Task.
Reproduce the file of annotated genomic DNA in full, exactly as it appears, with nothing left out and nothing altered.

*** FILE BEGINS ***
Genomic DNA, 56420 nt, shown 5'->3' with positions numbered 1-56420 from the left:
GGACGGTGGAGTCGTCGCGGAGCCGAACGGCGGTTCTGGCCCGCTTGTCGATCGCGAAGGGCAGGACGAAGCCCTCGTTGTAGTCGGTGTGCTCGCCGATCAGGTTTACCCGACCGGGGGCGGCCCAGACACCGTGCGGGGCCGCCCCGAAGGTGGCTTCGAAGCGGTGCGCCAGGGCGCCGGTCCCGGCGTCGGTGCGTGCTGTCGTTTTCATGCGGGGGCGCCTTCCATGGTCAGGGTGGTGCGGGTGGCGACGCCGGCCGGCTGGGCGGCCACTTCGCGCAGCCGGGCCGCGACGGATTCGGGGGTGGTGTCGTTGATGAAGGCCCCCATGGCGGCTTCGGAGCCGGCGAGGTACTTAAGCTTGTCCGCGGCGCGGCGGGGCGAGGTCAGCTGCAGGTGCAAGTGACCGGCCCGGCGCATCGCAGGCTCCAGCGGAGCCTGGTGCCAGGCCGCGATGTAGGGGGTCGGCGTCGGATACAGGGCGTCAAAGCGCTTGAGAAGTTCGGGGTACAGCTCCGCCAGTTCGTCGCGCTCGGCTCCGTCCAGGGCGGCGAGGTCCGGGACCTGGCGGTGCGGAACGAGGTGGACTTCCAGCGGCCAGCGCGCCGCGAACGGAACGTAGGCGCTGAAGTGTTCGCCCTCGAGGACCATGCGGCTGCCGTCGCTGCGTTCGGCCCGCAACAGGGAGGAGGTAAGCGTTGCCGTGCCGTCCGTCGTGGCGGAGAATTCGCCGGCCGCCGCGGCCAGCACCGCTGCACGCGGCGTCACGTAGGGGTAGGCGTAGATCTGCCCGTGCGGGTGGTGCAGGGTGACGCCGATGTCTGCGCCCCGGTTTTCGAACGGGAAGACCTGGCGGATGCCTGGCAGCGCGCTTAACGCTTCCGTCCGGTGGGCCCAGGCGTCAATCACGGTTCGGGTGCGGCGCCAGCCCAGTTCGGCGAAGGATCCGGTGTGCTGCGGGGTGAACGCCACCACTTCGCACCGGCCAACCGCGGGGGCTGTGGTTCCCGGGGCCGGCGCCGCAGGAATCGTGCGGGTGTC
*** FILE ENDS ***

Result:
Genomic DNA, 56420 nt, shown 5'->3' with positions numbered 1-56420 from the left:
GGACGGTGGAGTCGTCGCGGAGCCGAACGGCGGTTCTGGCCCGCTTGTCGATCGCGAAGGGCAGGACGAAGCCCTCGTTGTAGTCGGTGTGCTCGCCGATCAGGTTTACCCGACCGGGGGCGGCCCAGACACCGTGCGGGGCCGCCCCGAAGGTGGCTTCGAAGCGGTGCGCCAGGGCGCCGGTCCCGGCGTCGGTGCGTGCTGTCGTTTTCATGCGGGGGCGCCTTCCATGGTCAGGGTGGTGCGGGTGGCGACGCCGGCCGGCTGGGCGGCCACTTCGCGCAGCCGGGCCGCGACGGATTCGGGGGTGGTGTCGTTGATGAAGGCCCCCATGGCGGCTTCGGAGCCGGCGAGGTACTTAAGCTTGTCCGCGGCGCGGCGGGGCGAGGTCAGCTGCAGGTGCAAGTGACCGGCCCGGCGCATCGCAGGCTCCAGCGGAGCCTGGTGCCAGGCCGCGATGTAGGGGGTCGGCGTCGGATACAGGGCGTCAAAGCGCTTGAGAAGTTCGGGGTACAGCTCCGCCAGTTCGTCGCGCTCGGCTCCGTCCAGGGCGGCGAGGTCCGGGACCTGGCGGTGCGGAACGAGGTGGACTTCCAGCGGCCAGCGCGCCGCGAACGGAACGTAGGCGCTGAAGTGTTCGCCCTCGAGGACCATGCGGCTGCCGTCGCTGCGTTCGGCCCGCAACAGGGAGGAGGTAAGCGTTGCCGTGCCGTCCGTCGTGGCGGAGAATTCGCCGGCCGCCGCGGCCAGCACCGCTGCACGCGGCGTCACGTAGGGGTAGGCGTAGATCTGCCCGTGCGGGTGGTGCAGGGTGACGCCGATGTCTGCGCCCCGGTTTTCGAACGGGAAGACCTGGCGGATGCCTGGCAGCGCGCTTAACGCTTCCGTCCGGTGGGCCCAGGCGTCAATCACGGTTCGGGTGCGGCGCCAGCCCAGTTCGGCGAAGGATCCGGTGTGCTGCGGGGTGAACGCCACCACTTCGCACCGGCCAACCGCGGGGGCTGTGGTTCCCGGGGCCGGCGCCGCAGGAATCGTGCGGGTGTC